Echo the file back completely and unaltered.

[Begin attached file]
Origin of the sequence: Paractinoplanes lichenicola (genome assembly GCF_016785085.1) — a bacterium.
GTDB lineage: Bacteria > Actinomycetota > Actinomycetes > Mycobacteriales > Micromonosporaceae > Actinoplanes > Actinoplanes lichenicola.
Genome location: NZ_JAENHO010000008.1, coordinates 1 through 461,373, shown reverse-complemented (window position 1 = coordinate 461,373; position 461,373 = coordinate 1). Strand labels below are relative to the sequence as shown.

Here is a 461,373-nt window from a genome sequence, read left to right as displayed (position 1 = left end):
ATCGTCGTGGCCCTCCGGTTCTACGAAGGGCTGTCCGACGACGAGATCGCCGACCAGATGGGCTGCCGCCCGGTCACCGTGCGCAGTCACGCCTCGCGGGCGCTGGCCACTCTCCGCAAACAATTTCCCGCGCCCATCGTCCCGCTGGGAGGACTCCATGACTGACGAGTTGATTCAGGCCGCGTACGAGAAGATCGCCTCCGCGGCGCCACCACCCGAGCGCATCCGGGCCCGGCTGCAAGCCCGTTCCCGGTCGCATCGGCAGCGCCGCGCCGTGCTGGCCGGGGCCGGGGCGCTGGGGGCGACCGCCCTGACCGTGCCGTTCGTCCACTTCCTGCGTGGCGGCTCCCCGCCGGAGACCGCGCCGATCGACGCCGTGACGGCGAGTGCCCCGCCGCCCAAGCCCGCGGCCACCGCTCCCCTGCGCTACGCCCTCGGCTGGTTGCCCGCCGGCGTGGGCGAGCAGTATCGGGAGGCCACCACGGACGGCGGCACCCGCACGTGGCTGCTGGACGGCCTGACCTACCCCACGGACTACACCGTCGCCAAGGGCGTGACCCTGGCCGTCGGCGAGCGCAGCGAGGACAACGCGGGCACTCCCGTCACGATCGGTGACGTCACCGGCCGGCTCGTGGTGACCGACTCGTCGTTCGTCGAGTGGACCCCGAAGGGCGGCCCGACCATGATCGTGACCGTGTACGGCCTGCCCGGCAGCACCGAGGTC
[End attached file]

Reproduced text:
Origin of the sequence: Paractinoplanes lichenicola (genome assembly GCF_016785085.1) — a bacterium.
GTDB lineage: Bacteria > Actinomycetota > Actinomycetes > Mycobacteriales > Micromonosporaceae > Actinoplanes > Actinoplanes lichenicola.
Genome location: NZ_JAENHO010000008.1, coordinates 1 through 461,373, shown reverse-complemented (window position 1 = coordinate 461,373; position 461,373 = coordinate 1). Strand labels below are relative to the sequence as shown.

Here is a 461,373-nt window from a genome sequence, read left to right as displayed (position 1 = left end):
ATCGTCGTGGCCCTCCGGTTCTACGAAGGGCTGTCCGACGACGAGATCGCCGACCAGATGGGCTGCCGCCCGGTCACCGTGCGCAGTCACGCCTCGCGGGCGCTGGCCACTCTCCGCAAACAATTTCCCGCGCCCATCGTCCCGCTGGGAGGACTCCATGACTGACGAGTTGATTCAGGCCGCGTACGAGAAGATCGCCTCCGCGGCGCCACCACCCGAGCGCATCCGGGCCCGGCTGCAAGCCCGTTCCCGGTCGCATCGGCAGCGCCGCGCCGTGCTGGCCGGGGCCGGGGCGCTGGGGGCGACCGCCCTGACCGTGCCGTTCGTCCACTTCCTGCGTGGCGGCTCCCCGCCGGAGACCGCGCCGATCGACGCCGTGACGGCGAGTGCCCCGCCGCCCAAGCCCGCGGCCACCGCTCCCCTGCGCTACGCCCTCGGCTGGTTGCCCGCCGGCGTGGGCGAGCAGTATCGGGAGGCCACCACGGACGGCGGCACCCGCACGTGGCTGCTGGACGGCCTGACCTACCCCACGGACTACACCGTCGCCAAGGGCGTGACCCTGGCCGTCGGCGAGCGCAGCGAGGACAACGCGGGCACTCCCGTCACGATCGGTGACGTCACCGGCCGGCTCGTGGTGACCGACTCGTCGTTCGTCGAGTGGACCCCGAAGGGCGGCCCGACCATGATCGTGACCGTGTACGGCCTGCCCGGCAGCACCGAGGTC